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AFRL to Manage DDS Counter-Small Unmanned Aerial System Capabilities


capabilities transition

AFRL to Manage DDS Counter-Small Unmanned Aerial System Capabilities

The Defense Digital Service plans to have its technologies for sensing and detecting small unmanned aerial systems transferred to the Air Force Research Laboratory by Sept. 30.

According to a spokesperson from the DDS, the AFRL’s Negation of Improvised Non-State Joint Aerial System program will absorb the digital service’s drone-sensing capabilities, including its high-fidelity long-range sensor and user interface for sensor integration.

The transition is part of a memorandum of understanding that the DDS and the AFRL signed in April to collaborate on work focused on counter-sUAS efforts, FedScoop reported Friday.

The DDS, which is headed by Katie Olson on an interim basis, was created as a testbed for innovative technologies within the Department of Defense. New systems are tested at the DDS before being transferred to a permanent home. The same thing happens at the AFRL, with the Air Force unit testing solutions first before delivering them to particular organizations that will use them.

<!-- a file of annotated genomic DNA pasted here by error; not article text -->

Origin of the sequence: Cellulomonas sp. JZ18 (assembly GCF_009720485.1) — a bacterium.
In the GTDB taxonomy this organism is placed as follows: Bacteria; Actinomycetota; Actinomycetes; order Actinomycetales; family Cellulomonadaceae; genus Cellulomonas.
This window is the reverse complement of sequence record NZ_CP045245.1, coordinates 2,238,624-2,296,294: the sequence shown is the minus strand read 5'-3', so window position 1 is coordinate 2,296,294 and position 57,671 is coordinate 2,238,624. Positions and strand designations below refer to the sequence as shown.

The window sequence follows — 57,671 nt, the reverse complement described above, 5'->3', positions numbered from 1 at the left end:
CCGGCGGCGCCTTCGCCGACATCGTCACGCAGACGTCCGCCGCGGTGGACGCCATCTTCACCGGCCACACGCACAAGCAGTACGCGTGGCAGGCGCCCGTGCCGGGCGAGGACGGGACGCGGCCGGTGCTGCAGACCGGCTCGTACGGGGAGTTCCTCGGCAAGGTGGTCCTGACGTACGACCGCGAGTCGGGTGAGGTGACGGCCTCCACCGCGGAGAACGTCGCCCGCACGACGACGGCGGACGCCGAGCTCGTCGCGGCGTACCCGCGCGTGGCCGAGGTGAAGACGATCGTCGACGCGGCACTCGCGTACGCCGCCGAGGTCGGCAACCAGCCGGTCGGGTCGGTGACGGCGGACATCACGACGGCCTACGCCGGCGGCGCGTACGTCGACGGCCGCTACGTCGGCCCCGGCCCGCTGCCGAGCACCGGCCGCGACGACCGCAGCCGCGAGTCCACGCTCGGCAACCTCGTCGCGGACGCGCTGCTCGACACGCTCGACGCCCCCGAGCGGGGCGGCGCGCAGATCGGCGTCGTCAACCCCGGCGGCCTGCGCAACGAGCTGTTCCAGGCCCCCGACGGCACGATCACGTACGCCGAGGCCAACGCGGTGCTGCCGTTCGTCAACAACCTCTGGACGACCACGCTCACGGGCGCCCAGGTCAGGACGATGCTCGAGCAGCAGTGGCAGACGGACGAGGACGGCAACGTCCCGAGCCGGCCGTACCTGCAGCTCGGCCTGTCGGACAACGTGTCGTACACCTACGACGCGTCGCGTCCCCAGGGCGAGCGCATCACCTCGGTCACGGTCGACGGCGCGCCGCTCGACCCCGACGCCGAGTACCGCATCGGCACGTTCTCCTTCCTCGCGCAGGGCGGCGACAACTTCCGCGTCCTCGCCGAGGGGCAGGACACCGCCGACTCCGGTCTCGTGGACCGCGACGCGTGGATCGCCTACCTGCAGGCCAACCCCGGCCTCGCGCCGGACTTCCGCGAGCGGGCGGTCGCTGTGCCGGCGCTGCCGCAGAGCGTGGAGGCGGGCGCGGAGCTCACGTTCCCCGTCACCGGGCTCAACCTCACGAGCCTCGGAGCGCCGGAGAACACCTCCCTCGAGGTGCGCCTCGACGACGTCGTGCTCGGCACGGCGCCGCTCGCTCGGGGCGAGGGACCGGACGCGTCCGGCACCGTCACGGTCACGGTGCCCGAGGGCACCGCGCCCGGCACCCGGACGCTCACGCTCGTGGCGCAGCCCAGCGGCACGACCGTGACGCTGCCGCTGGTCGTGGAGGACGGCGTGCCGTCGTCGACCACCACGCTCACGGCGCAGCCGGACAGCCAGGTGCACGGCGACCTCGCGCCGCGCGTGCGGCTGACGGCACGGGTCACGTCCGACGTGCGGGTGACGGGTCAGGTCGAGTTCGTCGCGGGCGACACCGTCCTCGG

DDS officials hope that moving the counter-sUAS sensor capabilities to the U.S. Air Force will allow the NINJA program to “thrive and evolve” until a program of record is identified, the unnamed spokesperson told FedScoop.

In a statement, DDS’ acting director said that one of the agency’s capabilities is to “rapidly build, buy and deploy the best in technology” to meet the requirements of the Pentagon and the entire defense community.

According to Olson, adding counter-UAS as a portfolio in early 2020 has helped technical experts quickly test ad deliver best-in-class capabilities that support soldiers’ need for real-time detection and tracking of c-UAS threats for mitigation.

“Transitioning these capabilities to AFRL enables their evolution and growth and allows them to continue to support and modernize the DOD defensive posture,” Olson noted.

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